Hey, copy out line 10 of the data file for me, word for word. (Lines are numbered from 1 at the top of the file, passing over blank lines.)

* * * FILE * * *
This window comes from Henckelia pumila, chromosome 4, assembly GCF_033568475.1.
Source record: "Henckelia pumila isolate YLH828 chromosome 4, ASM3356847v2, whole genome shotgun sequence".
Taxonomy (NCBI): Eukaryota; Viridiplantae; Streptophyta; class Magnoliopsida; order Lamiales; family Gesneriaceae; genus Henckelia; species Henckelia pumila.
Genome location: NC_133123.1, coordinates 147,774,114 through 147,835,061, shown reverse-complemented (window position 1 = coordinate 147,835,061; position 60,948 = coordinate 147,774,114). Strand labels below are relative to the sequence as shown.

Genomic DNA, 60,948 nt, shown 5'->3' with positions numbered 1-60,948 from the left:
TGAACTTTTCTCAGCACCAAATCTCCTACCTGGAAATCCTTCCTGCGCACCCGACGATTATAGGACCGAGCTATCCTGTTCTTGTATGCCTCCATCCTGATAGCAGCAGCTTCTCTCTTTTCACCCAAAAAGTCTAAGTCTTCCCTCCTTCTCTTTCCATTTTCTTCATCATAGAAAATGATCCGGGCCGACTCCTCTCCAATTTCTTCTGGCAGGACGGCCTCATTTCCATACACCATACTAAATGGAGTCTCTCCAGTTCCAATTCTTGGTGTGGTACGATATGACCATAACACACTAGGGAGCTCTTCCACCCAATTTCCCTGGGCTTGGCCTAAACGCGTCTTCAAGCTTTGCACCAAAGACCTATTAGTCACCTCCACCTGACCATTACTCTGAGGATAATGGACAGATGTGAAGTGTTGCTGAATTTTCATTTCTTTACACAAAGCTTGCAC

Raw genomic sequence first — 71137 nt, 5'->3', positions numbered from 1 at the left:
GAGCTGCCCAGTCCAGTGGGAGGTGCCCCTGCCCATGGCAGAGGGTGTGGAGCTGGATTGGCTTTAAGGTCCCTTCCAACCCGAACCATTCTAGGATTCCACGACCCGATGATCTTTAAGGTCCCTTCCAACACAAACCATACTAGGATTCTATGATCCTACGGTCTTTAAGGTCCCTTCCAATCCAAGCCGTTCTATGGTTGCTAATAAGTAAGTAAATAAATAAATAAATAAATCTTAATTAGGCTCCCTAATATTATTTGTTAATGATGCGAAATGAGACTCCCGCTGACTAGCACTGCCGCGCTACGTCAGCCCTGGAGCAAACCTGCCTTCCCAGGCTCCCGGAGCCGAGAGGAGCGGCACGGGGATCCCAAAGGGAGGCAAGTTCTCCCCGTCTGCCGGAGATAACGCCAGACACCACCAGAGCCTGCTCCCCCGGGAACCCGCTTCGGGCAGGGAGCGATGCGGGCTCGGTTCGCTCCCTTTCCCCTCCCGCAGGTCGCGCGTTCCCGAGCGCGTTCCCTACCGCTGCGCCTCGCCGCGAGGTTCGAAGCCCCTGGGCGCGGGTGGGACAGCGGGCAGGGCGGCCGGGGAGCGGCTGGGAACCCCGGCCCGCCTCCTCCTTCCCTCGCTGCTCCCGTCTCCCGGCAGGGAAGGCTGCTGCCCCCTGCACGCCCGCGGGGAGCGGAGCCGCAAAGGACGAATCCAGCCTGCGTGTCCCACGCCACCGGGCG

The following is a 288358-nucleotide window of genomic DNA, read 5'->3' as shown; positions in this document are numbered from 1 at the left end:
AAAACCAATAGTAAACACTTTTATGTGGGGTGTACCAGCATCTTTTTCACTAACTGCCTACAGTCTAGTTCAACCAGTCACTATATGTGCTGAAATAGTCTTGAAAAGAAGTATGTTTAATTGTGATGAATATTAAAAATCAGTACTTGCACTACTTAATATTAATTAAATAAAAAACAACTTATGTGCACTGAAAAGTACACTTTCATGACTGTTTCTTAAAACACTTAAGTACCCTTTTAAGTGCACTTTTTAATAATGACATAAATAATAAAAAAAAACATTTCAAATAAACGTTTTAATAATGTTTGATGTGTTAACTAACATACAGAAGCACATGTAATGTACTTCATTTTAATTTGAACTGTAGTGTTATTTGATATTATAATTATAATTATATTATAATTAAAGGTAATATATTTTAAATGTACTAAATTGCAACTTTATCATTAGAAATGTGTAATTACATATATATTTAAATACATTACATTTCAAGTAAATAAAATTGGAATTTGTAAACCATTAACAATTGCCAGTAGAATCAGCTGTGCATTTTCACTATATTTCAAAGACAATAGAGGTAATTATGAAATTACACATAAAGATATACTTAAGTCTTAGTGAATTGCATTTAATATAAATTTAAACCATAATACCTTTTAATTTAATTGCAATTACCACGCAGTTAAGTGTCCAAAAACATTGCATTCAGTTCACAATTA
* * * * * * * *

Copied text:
AAAACCAATAGTAAACACTTTTATGTGGGGTGTACCAGCATCTTTTTCACTAACTGCCTACAGTCTAGTTCAACCAGTCACTATATGTGCTGAAATAGTCTTGAAAAGAAGTATGTTTAATTGTGATGAATATTAAAAATCAGTACTTGCACTACTTAATATTAATTAAATAAAAAACAACTTATGTGCACTGAAAAGTACACTTTCATGACTGTTTCTTAAAACACTTAAGTACCCTTTTAAGTGCACTTTTTAATAATGACATAAATAATAAAAAAAAACATTTCAAATAAACGTTTTAATAATGTTTGATGTGTTAACTAACATACAGAAGCACATGTAATGTACTTCATTTTAATTTGAACTGTAGTGTTATTTGATATTATAATTATAATTATATTATAATTAAAGGTAATATATTTTAAATGTACTAAATTGCAACTTTATCATTAGAAATGTGTAATTACATATATATTTAAATACATTACATTTCAAGTAAATAAAATTGGAATTTGTAAACCATTAACAATTGCCAGTAGAATCAGCTGTGCATTTTCACTATATTTCAAAGACAATAGAGGTAATTATGAAATTACACATAAAGATATACTTAAGTCTTAGTGAATTGCATTTAATATAAATTTAAACCATAATACCTTTTAATTTAATTGCAATTACCACGCAGTTAAGTGTCCAAAAACATTGCATTCAGTTCACAATTA